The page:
Lively, entertaining reviews of, and essays on, old and newer films and everything relating to them, written by professional author William Schoell.

Thursday, May 14, 2009

ANGEL OF DEATH [Semana Santa]

ANGEL OF DEATH (Semana Santa/2002). Director: Pepe Darquart. Screenplay by Ray Mitchell.

In modern-day Seville, Mira Sorvino is a cop who has just been transferred from Madrid. Her new partner (Olivier Martinez) is a rather obnoxious guy who thinks she's a “dyke.” These two are called in to investigate the grisly murders of two gay male twins who were into art and sadism. Before long it becomes apparent that a serial killer in a red cloak and hood is on the loose, and it may all be tied in with family secrets and political events that happened in Spain decades before. The storyline reminds one of a Dario Argento giallo film, but this picture is much too tasteful, the murders are not done with any flair, and the pace is draggy. Darquart betrays little style as a director but the film, made on location, is certainly atmospheric and has some interesting elements. One of the suspects is a bullfighter known as El Quapo, and another is a man who carried out rapes and murders years ago before eventually becoming mayor – but if he isn't dead he'd be too old to commit the crimes. Could he have a son – or many – from the many rapes he perpetrated so many years before? Alida Valli [the same Valli who starred with Gregory Peck in Hitchcock's The Paradine Case] shows up as a woman who lived through the terrible events and may be the mother of the murderer. The screenplay doesn't always jell or make sense, which may be indicative of post-production tampering. Sorvino is a very appealing actress, but Martinez, who was so excellent in The Roman Spring of Mrs. Stone remake with Helen Mirren, is pretty much wasted in this. Valli is nearly unrecognizable but her performance is credible.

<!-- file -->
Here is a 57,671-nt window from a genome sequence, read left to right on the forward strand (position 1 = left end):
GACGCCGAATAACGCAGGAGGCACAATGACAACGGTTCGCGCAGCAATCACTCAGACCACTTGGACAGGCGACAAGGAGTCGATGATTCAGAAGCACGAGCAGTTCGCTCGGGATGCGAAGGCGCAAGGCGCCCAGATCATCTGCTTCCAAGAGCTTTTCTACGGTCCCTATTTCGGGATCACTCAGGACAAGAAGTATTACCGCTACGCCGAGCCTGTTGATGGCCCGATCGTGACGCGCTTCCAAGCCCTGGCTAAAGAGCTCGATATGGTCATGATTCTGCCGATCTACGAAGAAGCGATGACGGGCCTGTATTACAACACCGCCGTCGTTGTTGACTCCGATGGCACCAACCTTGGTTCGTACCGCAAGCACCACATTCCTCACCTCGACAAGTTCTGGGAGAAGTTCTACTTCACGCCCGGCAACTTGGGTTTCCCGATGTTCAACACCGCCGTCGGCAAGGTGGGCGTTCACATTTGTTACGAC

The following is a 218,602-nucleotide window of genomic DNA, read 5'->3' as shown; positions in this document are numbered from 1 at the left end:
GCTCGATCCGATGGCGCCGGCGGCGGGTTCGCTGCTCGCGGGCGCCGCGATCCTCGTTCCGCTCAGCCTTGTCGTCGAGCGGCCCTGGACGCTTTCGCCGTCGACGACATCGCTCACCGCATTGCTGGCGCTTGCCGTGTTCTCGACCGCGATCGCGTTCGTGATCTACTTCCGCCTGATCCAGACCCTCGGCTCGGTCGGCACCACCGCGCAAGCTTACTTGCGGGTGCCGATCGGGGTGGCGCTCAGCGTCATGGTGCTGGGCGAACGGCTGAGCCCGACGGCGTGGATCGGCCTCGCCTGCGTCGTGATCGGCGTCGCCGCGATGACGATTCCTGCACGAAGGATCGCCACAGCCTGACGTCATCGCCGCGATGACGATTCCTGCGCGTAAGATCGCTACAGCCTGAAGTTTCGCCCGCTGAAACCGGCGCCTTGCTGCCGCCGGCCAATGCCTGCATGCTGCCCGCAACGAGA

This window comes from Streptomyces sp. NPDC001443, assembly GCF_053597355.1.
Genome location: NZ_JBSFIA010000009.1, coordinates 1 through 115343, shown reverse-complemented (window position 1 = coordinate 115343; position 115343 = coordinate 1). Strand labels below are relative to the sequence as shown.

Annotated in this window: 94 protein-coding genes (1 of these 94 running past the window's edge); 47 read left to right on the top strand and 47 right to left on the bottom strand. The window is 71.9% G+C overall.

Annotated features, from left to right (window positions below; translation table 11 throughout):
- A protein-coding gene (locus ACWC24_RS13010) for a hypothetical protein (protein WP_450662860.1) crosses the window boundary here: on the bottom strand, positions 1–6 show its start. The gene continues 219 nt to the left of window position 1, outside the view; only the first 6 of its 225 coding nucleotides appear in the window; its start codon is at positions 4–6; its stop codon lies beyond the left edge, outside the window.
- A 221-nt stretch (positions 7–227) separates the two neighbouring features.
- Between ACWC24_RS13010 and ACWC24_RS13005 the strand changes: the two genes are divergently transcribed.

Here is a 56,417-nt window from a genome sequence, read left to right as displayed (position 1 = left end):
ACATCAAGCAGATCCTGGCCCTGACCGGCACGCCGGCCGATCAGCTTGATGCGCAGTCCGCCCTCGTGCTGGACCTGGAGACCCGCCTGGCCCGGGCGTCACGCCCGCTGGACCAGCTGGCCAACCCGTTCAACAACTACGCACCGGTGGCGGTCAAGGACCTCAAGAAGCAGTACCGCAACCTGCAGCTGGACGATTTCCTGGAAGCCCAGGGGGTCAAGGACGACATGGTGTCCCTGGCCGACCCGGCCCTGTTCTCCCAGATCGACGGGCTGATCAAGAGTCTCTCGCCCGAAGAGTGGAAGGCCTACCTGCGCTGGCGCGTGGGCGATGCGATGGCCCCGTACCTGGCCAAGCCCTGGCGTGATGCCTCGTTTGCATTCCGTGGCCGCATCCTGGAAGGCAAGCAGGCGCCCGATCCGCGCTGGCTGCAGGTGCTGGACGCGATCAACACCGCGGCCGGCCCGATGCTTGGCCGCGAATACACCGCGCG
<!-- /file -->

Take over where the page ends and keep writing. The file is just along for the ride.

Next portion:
Verdict: Not all bad, but it cries out for tightness and more energetic treatment. **.

No comments: